Suppose that a power series has radius of convergence r and defines an analytic function f inside that disc. Consider points on the circle of convergence. A point for which there is a neighbourhood on which f has an analytic extension is regular, otherwise singular. The circle is a natural boundary if all its points are singular.

More generally, we may apply the definition to any open connected domain on which f is analytic, and classify the points of the boundary of the domain as regular or singular: the domain boundary is then a natural boundary if all points are singular, in which case the domain is a domain of holomorphy.

Example I: A function with a natural boundary at zero (the prime zeta function)

For [math]\displaystyle{ \Re(s) \gt 1 }[/math] we define the so-called prime zeta function, [math]\displaystyle{ P(s) }[/math], to be

[math]\displaystyle{ P(s) := \sum_{p\ \text{ prime}} p^{-s}. }[/math]

This function is analogous to the summatory form of the Riemann zeta function when [math]\displaystyle{ \Re(s) \gt 1 }[/math] in so much as it is the same summatory function as [math]\displaystyle{ \zeta(s) }[/math], except with indices restricted only to the prime numbers instead of taking the sum over all positive natural numbers. The prime zeta function has an analytic continuation to all complex s such that [math]\displaystyle{ 0 \lt \Re(s) \lt 1 }[/math], a fact which follows from the expression of [math]\displaystyle{ P(s) }[/math] by the logarithms of the Riemann zeta function as

[math]\displaystyle{ P(s) = \sum_{n \geq 1} \mu(n)\frac{\log\zeta(ns)}{n}. }[/math]

Since [math]\displaystyle{ \zeta(s) }[/math] has a simple, non-removable pole at [math]\displaystyle{ s := 1 }[/math], it can then be seen that [math]\displaystyle{ P(s) }[/math] has a simple pole at [math]\displaystyle{ s := \tfrac{1}{k}, \forall k \in \Z^{+} }[/math]. Since the set of points

[math]\displaystyle{ \operatorname{Sing}_P := \left\{k^{-1} : k \in \Z^+\right\} = \left \{1, \frac{1}{2}, \frac{1}{3}, \frac{1}{4},\ldots \right \} }[/math]

has accumulation point 0 (the limit of the sequence as [math]\displaystyle{ k\mapsto\infty }[/math]), we can see that zero forms a natural boundary for [math]\displaystyle{ P(s) }[/math]. This implies that [math]\displaystyle{ P(s) }[/math] has no analytic continuation for s left of (or at) zero, i.e., there is no continuation possible for [math]\displaystyle{ P(s) }[/math] when [math]\displaystyle{ 0 \geq \Re(s) }[/math]. As a remark, this fact can be problematic if we are performing a complex contour integral over an interval whose real parts are symmetric about zero, say [math]\displaystyle{ I_F \subseteq \Complex \ \text{such that}\ \Re(s) \in (-C, C), \forall s \in I_F }[/math] for some [math]\displaystyle{ C \gt 0 }[/math], where the integrand is a function with denominator that depends on [math]\displaystyle{ P(s) }[/math] in an essential way.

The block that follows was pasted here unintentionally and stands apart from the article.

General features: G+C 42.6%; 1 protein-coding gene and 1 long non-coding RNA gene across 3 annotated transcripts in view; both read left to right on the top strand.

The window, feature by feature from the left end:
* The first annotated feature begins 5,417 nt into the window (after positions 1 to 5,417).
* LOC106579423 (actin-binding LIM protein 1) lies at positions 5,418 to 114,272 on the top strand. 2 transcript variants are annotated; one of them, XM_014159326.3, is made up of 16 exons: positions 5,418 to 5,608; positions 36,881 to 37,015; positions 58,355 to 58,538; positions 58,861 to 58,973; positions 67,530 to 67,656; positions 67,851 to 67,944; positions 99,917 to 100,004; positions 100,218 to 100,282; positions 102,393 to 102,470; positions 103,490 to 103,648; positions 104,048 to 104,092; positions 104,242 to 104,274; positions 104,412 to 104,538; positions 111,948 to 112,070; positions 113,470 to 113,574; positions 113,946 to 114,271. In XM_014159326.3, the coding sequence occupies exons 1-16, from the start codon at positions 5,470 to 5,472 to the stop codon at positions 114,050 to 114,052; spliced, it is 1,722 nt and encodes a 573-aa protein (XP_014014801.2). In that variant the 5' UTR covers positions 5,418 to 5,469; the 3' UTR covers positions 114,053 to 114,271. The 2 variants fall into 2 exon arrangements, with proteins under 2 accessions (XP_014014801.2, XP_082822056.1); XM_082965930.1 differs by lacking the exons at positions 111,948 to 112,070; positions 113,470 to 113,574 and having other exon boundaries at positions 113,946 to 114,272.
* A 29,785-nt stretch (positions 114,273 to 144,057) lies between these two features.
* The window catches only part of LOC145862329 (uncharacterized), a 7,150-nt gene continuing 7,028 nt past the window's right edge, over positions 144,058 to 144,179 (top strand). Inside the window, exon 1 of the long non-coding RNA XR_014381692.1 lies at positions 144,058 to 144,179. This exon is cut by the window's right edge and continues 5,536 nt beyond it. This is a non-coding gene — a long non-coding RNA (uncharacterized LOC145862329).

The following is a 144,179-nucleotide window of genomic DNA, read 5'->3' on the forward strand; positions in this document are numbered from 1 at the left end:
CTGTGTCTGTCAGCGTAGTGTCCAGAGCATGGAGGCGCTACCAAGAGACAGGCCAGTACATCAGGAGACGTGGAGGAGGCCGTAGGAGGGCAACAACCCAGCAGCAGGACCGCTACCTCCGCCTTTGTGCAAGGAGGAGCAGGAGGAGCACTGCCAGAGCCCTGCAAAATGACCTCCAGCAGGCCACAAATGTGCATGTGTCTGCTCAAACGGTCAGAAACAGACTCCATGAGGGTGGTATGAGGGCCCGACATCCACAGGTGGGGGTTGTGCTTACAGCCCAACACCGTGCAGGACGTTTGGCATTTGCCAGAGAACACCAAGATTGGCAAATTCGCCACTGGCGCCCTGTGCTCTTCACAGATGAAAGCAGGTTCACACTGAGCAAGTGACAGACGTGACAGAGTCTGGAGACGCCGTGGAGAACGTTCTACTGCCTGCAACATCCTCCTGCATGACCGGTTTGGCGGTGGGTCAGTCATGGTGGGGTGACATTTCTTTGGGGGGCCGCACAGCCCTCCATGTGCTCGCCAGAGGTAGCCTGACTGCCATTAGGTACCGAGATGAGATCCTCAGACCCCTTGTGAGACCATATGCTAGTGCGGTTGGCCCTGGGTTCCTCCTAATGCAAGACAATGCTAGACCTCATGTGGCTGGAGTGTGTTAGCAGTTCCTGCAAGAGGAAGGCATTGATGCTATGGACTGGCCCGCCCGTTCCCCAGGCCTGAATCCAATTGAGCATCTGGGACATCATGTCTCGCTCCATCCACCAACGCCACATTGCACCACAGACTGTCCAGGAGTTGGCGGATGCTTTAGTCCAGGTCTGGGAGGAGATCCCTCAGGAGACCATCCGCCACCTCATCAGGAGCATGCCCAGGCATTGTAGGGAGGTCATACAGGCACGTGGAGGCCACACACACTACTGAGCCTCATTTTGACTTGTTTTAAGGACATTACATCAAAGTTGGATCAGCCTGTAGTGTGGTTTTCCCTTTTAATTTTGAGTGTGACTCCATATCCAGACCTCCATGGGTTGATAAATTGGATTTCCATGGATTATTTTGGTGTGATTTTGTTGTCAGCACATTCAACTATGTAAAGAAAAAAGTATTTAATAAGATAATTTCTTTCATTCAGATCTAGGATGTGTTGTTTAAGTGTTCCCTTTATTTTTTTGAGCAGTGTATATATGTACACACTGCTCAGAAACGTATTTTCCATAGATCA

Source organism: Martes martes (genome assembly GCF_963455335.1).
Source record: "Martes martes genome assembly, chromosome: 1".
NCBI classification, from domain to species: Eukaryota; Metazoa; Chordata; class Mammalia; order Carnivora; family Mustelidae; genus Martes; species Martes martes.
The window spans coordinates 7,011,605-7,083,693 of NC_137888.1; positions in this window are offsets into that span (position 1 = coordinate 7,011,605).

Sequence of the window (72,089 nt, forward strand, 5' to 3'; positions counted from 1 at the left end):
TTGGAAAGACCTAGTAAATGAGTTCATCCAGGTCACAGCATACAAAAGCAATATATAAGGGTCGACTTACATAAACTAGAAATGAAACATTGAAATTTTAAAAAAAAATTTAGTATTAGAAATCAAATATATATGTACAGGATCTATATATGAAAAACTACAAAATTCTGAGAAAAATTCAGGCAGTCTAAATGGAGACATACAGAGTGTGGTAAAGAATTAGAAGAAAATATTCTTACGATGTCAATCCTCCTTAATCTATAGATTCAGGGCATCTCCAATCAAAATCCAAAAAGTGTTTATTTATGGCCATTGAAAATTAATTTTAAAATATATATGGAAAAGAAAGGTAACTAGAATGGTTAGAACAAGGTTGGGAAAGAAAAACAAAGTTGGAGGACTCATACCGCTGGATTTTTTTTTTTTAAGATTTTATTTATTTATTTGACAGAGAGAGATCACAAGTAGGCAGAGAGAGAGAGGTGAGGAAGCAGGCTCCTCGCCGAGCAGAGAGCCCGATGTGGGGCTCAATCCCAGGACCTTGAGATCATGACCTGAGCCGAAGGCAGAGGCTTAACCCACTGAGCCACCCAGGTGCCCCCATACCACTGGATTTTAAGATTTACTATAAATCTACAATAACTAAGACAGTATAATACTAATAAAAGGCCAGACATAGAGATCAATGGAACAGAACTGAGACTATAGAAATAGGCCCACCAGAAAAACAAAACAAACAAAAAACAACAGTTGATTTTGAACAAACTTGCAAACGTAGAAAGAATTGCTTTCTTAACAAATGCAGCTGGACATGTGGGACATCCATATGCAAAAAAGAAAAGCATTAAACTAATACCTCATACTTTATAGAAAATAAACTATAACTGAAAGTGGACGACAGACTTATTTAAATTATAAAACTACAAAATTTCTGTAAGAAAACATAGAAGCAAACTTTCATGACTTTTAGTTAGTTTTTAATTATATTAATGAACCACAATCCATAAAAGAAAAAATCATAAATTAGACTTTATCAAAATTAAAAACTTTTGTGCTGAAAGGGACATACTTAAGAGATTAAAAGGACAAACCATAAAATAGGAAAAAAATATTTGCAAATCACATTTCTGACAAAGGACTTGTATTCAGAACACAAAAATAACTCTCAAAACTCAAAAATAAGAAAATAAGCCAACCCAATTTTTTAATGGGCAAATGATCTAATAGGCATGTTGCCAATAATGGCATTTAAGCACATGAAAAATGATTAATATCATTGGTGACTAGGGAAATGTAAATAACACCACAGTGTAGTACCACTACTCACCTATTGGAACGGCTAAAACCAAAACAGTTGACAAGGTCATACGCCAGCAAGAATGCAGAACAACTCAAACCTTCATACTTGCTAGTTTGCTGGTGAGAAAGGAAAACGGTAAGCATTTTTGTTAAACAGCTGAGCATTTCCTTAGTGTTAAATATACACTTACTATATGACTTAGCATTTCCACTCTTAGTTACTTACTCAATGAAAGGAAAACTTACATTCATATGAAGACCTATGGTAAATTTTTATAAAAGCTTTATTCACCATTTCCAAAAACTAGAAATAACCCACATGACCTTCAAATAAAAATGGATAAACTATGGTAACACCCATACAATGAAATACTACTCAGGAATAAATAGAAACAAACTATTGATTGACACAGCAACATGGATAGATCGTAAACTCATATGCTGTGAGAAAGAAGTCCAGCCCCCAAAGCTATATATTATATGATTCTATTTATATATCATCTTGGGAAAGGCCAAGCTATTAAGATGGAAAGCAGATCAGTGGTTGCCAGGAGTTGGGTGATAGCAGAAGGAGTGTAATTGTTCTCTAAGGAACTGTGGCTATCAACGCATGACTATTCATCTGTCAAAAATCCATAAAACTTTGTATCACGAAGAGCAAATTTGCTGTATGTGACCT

Example II: A typical lacunary series (natural boundary as subsets of the unit circle)

For integers [math]\displaystyle{ c \geq 2 }[/math], we define the lacunary series of order c by the power series expansion

[math]\displaystyle{ \mathcal{L}_c(z) := \sum_{n \geq 1} z^{c^n}, |z| \lt 1. }[/math]

Clearly, since [math]\displaystyle{ c^{n+1} = c \cdot c^{n} }[/math] there is a functional equation for [math]\displaystyle{ \mathcal{L}_c(z) }[/math] for any z satisfying [math]\displaystyle{ |z| \lt 1 }[/math] given by [math]\displaystyle{ \mathcal{L}_c(z) = z^{c} + \mathcal{L}_c(z^c) }[/math]. It is also not difficult to see that for any integer [math]\displaystyle{ m \geq 1 }[/math], we have another functional equation for [math]\displaystyle{ \mathcal{L}_c(z) }[/math] given by

[math]\displaystyle{ \mathcal{L}_c(z) = \sum_{i=0}^{m-1} z^{c^{i}} + \mathcal{L}_c(z^{c^m}), \forall |z| \lt 1. }[/math]

For any positive natural numbers c, the lacunary series function diverges at [math]\displaystyle{ z = 1 }[/math]. We consider the question of analytic continuation of [math]\displaystyle{ \mathcal{L}_c(z) }[/math] to other complex z such that [math]\displaystyle{ |z| \gt 1. }[/math] As we shall see, for any [math]\displaystyle{ n \geq 1 }[/math], the function [math]\displaystyle{ \mathcal{L}_c(z) }[/math] diverges at the [math]\displaystyle{ c^{n} }[/math]-th roots of unity. Hence, since the set formed by all such roots is dense on the boundary of the unit circle, there is no analytic continuation of [math]\displaystyle{ \mathcal{L}_c(z) }[/math] to complex z whose modulus exceeds one.

The proof of this fact is generalized from a standard argument for the case where [math]\displaystyle{ c := 2. }[/math][2] Namely, for integers [math]\displaystyle{ n \geq 1 }[/math], let

[math]\displaystyle{ \mathcal{R}_{c,n} := \left \{z \in \mathbb{D} \cup \partial{\mathbb{D}}: z^{c^n} = 1 \right \}, }[/math]

where [math]\displaystyle{ \mathbb{D} }[/math] denotes the open unit disk in the complex plane and [math]\displaystyle{ |\mathcal{R}_{c,n} | = c^n }[/math], i.e., there are [math]\displaystyle{ c^n }[/math] distinct complex numbers z that lie on or inside the unit circle such that [math]\displaystyle{ z^{c^n} = 1 }[/math]. Now the key part of the proof is to use the functional equation for [math]\displaystyle{ \mathcal{L}_c(z) }[/math] when [math]\displaystyle{ |z| \lt 1 }[/math] to show that

[math]\displaystyle{ \forall z \in \mathcal{R}_{c,n}, \qquad \mathcal{L}_c(z) = \sum_{i=0}^{c^n-1} z^{c^i} + \mathcal{L}_c(z^{c^n}) = \sum_{i=0}^{c^n-1} z^{c^i} + \mathcal{L}_c(1) = +\infty. }[/math]